“[Be] giving thanks always for all things to God the Father in the name of our Lord Jesus Christ” (Ephesians 5:20; word in brackets added). Is it possible to give thanks for all things? Yes! Because God is good. (See James 1:17; 2 Samuel 22:31.) God is sovereign, and causes all things—bad or good—to work for good, for those who love Him. (See Romans 8:28.)
Here are seven good things that trouble may bring for you. They are reasons to thank God even for trials.
“For whom the LORD loves He chastens, and scourges every son whom He receives….No chastening seems to be joyful for the present, but painful; nevertheless, afterward it yields the peaceable fruit of righteousness” (Hebrews 12:6, 11a). God loves us enough to correct us. King David wrote, “Before I was afflicted I went astray, but now I keep Your word” (Psalm 119:67).
Dependence on God
The Apostle Paul was highly blessed with grace and intellect. But, he wrote, “Lest I should be exalted above measure by the abundance of the revelations, a thorn in the flesh was given to me…I pleaded with the Lord three times that it might depart from me. And He said to me, ‘My grace is sufficient for you, for My strength is made perfect in weakness’” (2 Corinthians 12:7-9a).
Blessings can become a curse, unless God allows us to have trouble that brings us to Him.
God is the source of comfort, God comforts us in all tribulation, and God allows us to comfort others with the same comfort we received from Him. (Read 2 Corinthians 1:3-4.)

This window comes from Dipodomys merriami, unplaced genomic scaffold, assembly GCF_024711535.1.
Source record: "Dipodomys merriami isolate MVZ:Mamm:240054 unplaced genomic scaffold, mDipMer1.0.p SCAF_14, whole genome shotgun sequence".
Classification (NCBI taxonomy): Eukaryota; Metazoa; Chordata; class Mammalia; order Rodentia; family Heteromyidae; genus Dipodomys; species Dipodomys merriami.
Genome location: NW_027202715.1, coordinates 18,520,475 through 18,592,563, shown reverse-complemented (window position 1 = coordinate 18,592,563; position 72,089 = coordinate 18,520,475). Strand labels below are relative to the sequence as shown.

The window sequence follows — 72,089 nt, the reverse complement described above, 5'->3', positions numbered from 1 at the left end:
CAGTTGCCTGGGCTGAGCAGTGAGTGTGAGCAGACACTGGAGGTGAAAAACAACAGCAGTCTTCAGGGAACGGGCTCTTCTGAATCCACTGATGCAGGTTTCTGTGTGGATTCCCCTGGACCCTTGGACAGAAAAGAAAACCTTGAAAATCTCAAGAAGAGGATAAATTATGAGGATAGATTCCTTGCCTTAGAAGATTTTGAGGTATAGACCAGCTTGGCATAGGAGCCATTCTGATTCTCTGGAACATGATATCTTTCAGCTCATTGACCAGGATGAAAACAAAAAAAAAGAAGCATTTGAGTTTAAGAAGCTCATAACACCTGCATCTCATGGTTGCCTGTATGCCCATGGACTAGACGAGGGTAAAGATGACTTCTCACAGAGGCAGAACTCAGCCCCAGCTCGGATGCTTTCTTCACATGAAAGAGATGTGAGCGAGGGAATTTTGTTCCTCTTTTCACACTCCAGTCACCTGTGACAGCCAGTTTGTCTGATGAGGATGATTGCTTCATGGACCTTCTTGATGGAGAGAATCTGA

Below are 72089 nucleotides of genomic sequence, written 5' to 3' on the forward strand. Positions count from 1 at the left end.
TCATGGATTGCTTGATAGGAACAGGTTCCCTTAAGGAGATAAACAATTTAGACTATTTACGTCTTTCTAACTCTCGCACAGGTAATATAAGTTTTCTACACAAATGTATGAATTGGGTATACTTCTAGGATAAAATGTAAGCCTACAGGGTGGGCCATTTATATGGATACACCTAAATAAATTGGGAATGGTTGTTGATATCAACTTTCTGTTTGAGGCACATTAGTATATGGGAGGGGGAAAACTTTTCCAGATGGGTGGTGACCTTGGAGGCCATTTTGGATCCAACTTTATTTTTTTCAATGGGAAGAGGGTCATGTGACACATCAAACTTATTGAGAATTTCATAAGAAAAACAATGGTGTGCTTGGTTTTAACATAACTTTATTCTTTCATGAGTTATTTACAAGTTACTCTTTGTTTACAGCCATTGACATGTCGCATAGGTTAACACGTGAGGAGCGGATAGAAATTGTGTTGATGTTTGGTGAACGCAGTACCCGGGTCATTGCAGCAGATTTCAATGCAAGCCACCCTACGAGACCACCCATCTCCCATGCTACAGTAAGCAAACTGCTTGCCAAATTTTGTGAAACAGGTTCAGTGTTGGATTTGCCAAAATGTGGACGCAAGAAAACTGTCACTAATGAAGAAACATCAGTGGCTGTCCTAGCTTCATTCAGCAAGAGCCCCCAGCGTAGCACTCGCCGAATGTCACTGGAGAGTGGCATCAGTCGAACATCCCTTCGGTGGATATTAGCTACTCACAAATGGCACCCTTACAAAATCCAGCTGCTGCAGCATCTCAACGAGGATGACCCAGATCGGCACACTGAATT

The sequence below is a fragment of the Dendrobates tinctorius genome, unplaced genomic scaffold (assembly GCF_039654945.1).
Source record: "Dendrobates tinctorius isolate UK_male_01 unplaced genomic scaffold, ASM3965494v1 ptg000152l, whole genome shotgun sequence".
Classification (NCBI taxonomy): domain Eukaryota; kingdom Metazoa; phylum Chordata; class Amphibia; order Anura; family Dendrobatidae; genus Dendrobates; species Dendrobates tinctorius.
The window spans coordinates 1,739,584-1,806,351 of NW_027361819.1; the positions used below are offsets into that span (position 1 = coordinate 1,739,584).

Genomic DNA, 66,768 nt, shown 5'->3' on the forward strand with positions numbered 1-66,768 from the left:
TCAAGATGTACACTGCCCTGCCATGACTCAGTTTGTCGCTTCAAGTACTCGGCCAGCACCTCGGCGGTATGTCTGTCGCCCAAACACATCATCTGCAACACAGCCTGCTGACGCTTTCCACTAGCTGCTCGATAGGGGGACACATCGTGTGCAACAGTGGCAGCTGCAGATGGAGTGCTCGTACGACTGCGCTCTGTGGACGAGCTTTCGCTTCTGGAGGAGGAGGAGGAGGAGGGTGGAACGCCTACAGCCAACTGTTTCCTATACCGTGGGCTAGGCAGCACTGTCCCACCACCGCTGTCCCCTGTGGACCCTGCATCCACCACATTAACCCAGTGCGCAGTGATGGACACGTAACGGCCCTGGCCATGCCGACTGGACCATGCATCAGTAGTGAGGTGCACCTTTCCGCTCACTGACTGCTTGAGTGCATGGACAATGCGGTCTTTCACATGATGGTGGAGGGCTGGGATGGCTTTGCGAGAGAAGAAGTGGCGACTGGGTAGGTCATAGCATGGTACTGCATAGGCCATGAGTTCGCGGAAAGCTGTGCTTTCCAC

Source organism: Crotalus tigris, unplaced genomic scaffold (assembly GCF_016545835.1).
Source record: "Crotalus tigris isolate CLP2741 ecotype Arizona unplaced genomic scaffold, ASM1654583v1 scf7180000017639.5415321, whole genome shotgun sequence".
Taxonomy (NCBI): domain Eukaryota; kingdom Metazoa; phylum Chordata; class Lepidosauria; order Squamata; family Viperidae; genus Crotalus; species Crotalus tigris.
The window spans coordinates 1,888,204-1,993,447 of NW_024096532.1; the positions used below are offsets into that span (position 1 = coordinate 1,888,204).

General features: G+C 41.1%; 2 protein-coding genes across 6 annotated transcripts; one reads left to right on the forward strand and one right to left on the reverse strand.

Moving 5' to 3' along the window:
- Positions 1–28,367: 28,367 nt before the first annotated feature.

Sitting in prison, Paul said, “I want you to know, brethren, that the things which happened to me have actually turned out for the furtherance of the gospel” (Philippians 1:12).
“And we know that all things work together for good to those who love God, to those who are the called according to His purpose” (Romans 8:28).
What is God’s plan for you? “For whom He foreknew, He also predestined to be conformed to the image of His Son” (Romans 8:29a). God’s plan is to make His children like Christ Jesus. Christ-likeness is maturity.
You won’t be a mature child of God until you learn patience. (See James 1:4.) And the only way to learn patience, or endurance, is to have something to endure.
Most of us ask, Why me, Lord? Peter said:
“Beloved, do not think it strange concerning the fiery trial which is to try you, as though some strange thing happened to you; but rejoice to the extent that you partake of Christ’s sufferings, that when His glory is revealed, you may also be glad with exceeding joy. If you are reproached for the name of Christ, blessed are you, for the Spirit of glory and of God rests upon you. On their part He is blasphemed, but on your part He is glorified” (1 Peter 4:12-14).
Do you want the Spirit of glory and of God to rest on you? It is the fiery trial that brings the Spirit upon us.
Some things, you will never know.
“For My thoughts are not your thoughts, nor are your ways My ways,” says the LORD. “For as the heavens are higher than the earth, so are My ways higher than your ways, and My thoughts than your thoughts” (Isaiah 55:8-9).
God lets you know enough to obey Him. Job said, in effect, “God, you owe me answers!” (Read Job 23:3-5.) But he also said, “Though He slay me, yet will I trust Him.” (Job 13:15). We don’t have to understand all things in order to obey God and to thank Him.
“For I consider that the sufferings of this present time are not worthy to be compared with the glory which shall be revealed in us” (Romans 8:18).
Paul is saying in this verse in Romans that the glory abundantly offsets the suffering. The sufferings of this present time are not worthy to be compared to the glory!